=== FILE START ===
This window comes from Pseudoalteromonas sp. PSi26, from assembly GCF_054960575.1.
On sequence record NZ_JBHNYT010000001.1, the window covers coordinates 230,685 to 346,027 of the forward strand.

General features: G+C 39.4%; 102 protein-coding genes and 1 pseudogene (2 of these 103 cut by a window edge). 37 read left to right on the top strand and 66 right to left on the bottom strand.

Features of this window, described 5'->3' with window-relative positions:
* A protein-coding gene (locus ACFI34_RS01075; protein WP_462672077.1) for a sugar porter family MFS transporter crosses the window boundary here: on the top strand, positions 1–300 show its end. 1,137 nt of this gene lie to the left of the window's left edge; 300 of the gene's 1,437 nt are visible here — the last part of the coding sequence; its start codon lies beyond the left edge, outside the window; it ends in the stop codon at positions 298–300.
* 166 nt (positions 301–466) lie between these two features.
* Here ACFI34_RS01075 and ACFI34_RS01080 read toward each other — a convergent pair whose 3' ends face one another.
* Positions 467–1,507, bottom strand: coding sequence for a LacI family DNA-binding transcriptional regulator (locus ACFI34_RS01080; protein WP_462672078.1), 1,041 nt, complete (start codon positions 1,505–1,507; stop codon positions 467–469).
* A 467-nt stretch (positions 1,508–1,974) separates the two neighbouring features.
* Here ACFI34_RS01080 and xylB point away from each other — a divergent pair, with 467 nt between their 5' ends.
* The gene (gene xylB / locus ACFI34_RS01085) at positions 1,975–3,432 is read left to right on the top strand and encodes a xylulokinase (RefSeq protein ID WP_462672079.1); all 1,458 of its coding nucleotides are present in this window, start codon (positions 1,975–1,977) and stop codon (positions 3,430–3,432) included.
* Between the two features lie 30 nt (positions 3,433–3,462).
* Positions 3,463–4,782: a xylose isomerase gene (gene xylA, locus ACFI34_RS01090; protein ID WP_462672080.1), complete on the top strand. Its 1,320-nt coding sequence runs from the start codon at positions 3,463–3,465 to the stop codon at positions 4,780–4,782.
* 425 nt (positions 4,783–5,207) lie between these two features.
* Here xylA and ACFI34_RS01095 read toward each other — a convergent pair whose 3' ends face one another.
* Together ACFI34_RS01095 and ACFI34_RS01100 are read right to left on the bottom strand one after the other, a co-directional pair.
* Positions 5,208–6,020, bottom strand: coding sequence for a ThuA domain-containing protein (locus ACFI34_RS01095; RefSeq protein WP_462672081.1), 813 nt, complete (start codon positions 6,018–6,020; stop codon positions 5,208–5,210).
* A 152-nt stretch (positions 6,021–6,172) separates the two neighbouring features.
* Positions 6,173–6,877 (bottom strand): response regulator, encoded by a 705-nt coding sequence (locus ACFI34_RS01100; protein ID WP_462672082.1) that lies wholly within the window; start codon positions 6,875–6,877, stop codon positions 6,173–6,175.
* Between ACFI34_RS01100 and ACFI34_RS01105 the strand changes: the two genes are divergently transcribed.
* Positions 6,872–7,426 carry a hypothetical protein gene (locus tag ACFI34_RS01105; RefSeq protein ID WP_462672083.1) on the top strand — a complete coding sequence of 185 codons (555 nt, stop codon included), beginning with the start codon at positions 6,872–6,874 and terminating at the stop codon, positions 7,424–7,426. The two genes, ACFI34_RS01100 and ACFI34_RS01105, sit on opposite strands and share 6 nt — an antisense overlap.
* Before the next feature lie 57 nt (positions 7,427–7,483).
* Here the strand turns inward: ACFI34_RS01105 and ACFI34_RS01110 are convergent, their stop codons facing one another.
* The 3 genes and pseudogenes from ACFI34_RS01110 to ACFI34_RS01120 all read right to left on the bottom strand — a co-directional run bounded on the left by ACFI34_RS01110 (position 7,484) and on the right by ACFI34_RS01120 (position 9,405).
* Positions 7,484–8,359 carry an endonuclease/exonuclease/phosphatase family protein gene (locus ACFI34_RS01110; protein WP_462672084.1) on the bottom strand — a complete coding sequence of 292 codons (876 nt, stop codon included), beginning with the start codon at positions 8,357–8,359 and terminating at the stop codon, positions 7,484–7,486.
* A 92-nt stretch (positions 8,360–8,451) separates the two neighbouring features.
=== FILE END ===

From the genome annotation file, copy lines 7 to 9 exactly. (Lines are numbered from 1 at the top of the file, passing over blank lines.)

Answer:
* Here ACFI34_RS01075 and ACFI34_RS01080 read toward each other — a convergent pair whose 3' ends face one another.
* Positions 467–1,507, bottom strand: coding sequence for a LacI family DNA-binding transcriptional regulator (locus ACFI34_RS01080; protein WP_462672078.1), 1,041 nt, complete (start codon positions 1,505–1,507; stop codon positions 467–469).
* A 467-nt stretch (positions 1,508–1,974) separates the two neighbouring features.